Whatever happened to making the team run laps? In St. John, Kan., the high school boys basketball team was underachieving. The coach decided to get the players to focus by hypnotizing them. No, not by giving riveting speeches, but by literally having them undergo hypnosis with a therapist. This wasn't met with universal approval. "It won't be going on anymore at school," superintendent James Kenworthy told The Wichita Eagle. " ... At the high school level, it's not appropriate. We are trying to get kids to understand who they are and what they are. It may give kids a mixed message if you can't do it on your own."
FEATURES
By Elsa Klensch and Elsa Klensch,Los Angeles Times Syndicate | November 23, 1995
I love berets and have worn them for years. This winter I want to experiment with other types of hats -- something more feminine. I can't wear anything too fussy and wonder if you can help me choose something for my conservative style. And how about a few suggestions on how to wear them?Patricia Underwood, a New York designer who makes simply shaped but extremely feminine hats, suggests you start experimenting with a "Padre-style" hat: "It has a brim which turns up and away from the face.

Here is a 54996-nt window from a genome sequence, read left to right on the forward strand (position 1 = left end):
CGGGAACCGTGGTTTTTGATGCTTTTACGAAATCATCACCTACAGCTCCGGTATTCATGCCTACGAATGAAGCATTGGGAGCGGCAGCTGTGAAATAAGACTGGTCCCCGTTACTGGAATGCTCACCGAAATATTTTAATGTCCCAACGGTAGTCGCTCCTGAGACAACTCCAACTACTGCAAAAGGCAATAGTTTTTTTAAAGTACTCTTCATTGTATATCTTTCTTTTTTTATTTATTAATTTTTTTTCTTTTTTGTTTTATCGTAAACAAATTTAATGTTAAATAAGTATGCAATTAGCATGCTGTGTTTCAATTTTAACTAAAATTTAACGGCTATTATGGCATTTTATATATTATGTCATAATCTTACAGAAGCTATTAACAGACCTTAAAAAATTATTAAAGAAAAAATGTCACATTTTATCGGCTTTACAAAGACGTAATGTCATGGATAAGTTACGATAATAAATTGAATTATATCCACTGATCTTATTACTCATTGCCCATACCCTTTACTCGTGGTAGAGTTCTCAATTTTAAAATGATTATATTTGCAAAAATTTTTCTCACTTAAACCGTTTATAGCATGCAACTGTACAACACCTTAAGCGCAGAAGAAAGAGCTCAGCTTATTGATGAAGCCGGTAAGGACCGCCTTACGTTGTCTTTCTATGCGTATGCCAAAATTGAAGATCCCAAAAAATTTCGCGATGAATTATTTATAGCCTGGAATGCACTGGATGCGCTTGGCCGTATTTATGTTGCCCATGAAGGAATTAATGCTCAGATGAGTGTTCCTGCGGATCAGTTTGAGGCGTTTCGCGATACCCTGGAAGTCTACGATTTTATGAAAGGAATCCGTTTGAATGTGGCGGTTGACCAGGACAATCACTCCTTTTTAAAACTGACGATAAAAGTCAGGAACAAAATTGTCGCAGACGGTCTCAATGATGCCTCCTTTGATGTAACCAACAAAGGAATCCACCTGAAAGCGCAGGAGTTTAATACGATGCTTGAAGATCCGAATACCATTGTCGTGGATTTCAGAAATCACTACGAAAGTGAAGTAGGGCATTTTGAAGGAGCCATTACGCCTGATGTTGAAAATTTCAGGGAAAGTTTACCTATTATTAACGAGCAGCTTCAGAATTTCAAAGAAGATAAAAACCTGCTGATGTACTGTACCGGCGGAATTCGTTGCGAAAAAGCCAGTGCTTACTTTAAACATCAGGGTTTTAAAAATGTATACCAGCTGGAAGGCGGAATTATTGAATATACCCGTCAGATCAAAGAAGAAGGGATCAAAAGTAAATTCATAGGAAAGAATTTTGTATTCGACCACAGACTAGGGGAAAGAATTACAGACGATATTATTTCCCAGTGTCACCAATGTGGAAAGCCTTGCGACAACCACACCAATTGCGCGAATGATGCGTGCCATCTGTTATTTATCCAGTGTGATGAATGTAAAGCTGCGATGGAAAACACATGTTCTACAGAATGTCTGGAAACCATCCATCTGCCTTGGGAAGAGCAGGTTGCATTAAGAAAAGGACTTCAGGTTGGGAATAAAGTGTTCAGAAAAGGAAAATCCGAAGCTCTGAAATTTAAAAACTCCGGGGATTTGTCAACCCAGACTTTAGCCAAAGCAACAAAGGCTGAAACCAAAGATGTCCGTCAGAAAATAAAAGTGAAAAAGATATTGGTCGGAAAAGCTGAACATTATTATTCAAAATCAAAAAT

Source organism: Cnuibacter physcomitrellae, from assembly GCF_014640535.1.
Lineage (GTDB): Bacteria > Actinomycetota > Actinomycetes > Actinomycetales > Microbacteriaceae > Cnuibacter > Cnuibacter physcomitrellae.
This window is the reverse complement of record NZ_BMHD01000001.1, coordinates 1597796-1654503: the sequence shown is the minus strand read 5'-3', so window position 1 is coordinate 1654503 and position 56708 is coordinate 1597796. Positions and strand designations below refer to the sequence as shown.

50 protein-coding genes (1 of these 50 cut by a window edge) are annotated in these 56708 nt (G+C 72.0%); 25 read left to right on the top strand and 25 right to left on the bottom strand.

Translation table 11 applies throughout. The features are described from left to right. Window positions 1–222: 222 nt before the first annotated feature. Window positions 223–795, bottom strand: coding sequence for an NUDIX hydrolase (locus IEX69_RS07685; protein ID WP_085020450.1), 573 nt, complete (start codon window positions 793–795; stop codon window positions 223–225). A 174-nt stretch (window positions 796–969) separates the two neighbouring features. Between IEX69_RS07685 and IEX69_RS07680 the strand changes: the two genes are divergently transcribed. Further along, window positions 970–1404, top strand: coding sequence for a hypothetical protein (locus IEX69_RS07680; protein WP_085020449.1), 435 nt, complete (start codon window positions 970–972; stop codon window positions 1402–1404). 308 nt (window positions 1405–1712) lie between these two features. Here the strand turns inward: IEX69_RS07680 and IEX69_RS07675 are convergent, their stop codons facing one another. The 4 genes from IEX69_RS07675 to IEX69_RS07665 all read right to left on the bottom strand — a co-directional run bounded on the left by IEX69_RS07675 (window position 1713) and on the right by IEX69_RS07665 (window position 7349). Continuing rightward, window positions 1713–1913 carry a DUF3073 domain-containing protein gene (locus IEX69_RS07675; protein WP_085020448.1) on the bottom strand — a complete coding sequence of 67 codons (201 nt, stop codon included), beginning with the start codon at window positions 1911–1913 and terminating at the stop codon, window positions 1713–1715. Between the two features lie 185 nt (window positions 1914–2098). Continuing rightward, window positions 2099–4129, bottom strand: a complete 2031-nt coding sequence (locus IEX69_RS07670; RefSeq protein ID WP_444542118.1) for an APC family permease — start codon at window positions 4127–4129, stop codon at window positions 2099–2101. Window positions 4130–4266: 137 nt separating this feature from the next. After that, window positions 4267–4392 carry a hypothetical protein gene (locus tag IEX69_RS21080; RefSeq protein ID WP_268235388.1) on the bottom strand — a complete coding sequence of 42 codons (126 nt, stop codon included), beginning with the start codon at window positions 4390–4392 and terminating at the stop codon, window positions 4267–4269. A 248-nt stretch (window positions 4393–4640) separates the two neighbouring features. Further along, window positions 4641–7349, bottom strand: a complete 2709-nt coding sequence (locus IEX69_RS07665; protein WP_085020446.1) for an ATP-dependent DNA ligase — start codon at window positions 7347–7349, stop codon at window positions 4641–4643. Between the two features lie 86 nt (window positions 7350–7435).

NEWS
By Clarence Page | October 17, 2006
WASHINGTON -- Former Virginia Gov. Mark Warner's surprising decision to drop out of the 2008 Democratic presidential nomination marathon disappointed the party's moderates. His reasons revealed a weakness that dooms most presidential hopefuls: He showed a concern for something besides winning. Concern for kids and kin is a fine quality in most human beings, but professional political handlers will tell you that it only gets in the way of a presidential campaign. To paraphrase a drill sergeant's advice from my Army days: If the campaign wants you to have a family, it will issue you one. In every other way, Mr. Warner appeared to have all of the ingredients for a strong presidential run. He was a successful red-state governor with strong appeal among swing voters in NASCAR America, who Democrats want to lure back.